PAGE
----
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IRS Targets Conservative Groups

The disclosure that the Internal Revenue Service (IRS) targeted conservative groups was disclosed last Friday afternoon in the form of an apology by an IRS official in response to a question during a panel discussion at a lawyers conference.  Since the initial disclosure, the scandal has grown raising more questions about who knew about the program that was allegedly designed and implemented by low-level IRS employees, what was done by their IRS superiors after the existence of the targeting program was disclosed or discovered, and whether the problem is more wide spread than the IRS employees who were screening exemption applications.    

This scandal has legs and is one to watch very closely.  Some of the issues I will be watching is whether the conservative IRS filings were flagged for targeting as they arrived at the IRS or did the IRS also go back and engage in data mining for conservative group filings that were already in the pipeline for processing by this group IRS employees and officials?  Will the IRS IG Report that apparently is set to be released this week focus specifically on the exempt organizations application unit or did the investigation involve other IRS units?  One thing seems clear: this is the beginning of the beginning of this scandal.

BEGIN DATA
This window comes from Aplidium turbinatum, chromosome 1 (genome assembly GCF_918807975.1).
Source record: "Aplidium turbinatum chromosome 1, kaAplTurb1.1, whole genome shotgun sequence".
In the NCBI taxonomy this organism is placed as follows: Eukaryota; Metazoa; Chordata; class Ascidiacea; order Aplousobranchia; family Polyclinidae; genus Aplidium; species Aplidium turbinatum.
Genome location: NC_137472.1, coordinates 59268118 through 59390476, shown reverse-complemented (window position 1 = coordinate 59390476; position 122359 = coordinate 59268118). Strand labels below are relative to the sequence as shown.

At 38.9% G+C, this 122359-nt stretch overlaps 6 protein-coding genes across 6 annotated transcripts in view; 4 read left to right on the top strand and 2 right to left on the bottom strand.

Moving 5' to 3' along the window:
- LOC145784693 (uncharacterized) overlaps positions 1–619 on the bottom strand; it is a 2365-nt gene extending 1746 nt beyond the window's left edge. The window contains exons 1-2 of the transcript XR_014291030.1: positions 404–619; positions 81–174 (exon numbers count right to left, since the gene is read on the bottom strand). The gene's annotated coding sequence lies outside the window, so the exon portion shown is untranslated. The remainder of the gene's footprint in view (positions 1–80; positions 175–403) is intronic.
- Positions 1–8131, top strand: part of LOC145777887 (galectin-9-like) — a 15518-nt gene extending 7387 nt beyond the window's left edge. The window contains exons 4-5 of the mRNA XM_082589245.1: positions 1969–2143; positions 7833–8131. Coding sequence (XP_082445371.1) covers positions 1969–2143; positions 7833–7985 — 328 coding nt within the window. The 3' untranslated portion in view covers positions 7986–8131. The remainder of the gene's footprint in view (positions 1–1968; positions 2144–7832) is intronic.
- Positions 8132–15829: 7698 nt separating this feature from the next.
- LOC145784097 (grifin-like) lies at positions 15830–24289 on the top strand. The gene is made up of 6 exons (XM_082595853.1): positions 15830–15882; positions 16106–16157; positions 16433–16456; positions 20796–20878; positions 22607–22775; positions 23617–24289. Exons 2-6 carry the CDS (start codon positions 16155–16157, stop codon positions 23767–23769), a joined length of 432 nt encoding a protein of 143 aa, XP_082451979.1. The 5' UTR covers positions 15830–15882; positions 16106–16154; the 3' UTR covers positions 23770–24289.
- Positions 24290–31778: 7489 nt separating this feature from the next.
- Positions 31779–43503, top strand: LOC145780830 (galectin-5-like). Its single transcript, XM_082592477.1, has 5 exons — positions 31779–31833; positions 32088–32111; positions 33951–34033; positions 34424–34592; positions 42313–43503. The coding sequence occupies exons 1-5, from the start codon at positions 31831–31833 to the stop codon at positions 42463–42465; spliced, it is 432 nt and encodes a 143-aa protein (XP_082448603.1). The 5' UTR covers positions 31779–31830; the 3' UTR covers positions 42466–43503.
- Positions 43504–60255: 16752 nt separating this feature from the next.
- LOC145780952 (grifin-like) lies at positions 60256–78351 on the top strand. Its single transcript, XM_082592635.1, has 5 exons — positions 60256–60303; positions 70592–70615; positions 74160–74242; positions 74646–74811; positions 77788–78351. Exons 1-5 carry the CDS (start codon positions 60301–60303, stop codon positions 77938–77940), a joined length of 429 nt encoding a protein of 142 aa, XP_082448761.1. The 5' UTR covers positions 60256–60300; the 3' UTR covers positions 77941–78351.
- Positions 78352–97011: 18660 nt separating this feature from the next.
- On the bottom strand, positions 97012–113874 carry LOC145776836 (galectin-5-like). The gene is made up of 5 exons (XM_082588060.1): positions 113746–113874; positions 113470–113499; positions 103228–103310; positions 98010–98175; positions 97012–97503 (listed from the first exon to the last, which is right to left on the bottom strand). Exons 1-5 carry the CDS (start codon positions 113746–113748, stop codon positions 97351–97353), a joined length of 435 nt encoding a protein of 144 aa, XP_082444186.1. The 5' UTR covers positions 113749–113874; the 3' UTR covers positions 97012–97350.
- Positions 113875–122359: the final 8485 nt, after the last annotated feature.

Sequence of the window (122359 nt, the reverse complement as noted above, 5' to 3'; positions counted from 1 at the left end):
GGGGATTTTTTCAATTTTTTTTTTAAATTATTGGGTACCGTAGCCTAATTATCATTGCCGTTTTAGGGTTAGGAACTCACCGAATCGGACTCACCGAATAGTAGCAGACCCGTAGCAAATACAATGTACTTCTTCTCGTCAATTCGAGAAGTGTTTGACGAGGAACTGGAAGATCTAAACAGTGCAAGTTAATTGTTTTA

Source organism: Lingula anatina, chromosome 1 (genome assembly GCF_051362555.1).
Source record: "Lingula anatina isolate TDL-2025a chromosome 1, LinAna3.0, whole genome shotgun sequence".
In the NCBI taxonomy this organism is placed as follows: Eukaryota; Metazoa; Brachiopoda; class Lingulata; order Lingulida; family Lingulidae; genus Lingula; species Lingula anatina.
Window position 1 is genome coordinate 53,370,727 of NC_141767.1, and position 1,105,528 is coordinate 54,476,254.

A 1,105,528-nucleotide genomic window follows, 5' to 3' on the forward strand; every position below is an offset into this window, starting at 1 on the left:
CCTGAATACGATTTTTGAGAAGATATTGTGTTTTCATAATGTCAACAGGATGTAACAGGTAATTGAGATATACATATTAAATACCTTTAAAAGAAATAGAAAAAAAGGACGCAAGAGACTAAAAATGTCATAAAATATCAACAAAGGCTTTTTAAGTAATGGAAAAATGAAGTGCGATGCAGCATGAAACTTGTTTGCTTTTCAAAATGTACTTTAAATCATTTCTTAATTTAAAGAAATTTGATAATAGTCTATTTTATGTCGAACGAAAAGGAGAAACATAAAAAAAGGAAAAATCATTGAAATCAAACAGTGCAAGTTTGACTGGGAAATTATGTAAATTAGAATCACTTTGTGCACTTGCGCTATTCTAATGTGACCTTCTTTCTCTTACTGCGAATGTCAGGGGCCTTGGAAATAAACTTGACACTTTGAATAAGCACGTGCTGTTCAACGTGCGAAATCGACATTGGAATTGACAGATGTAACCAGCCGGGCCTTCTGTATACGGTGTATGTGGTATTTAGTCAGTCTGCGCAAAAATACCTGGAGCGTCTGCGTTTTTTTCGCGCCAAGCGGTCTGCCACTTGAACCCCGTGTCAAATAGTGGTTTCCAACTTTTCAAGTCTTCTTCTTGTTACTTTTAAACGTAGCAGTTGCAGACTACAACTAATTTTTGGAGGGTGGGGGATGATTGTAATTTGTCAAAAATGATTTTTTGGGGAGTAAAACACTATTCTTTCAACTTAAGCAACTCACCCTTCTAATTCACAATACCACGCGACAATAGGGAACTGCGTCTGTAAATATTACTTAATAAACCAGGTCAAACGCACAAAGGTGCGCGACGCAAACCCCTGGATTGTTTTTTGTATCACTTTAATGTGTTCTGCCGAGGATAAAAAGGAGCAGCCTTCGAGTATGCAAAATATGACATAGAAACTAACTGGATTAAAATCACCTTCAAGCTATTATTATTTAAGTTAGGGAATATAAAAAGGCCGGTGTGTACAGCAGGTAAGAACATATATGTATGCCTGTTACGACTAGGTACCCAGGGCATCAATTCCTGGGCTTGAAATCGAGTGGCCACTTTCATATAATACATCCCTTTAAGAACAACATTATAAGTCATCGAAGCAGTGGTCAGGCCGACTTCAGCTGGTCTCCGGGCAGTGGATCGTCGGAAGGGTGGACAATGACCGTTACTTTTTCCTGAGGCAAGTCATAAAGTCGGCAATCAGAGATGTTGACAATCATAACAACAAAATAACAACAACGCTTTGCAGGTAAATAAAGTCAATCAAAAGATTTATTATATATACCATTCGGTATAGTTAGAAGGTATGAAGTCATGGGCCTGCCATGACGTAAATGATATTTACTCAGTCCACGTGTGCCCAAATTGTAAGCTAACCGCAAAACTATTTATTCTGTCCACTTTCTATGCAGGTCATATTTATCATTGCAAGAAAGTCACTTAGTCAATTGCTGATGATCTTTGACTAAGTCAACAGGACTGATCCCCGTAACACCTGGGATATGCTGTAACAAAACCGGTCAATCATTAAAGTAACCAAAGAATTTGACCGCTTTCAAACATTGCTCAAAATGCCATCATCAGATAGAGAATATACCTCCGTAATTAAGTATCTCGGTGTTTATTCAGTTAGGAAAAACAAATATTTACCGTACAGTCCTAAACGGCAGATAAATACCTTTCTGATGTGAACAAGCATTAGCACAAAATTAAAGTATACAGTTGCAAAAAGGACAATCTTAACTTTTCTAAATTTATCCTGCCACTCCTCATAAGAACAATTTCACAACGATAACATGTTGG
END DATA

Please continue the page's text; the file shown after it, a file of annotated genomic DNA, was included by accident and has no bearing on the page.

Listed below are a sample of articles discussing this scandal:

ABC News, IRS IG Report: targeting conservatives began in 2010

Washington Post, IRS targeted groups critical of government, documents from agency probe show

POLITICO, Report: IRS targeted debt, spending groups

Wall Street Journal, Wider problems found at IRS

Election Law Blog, Bipartisan calls for investigation in IRS case, but where are the reform groups? 

More Soft Money Hard Law, On the IRS’s current problems — and the problem with the law of tax exempt politics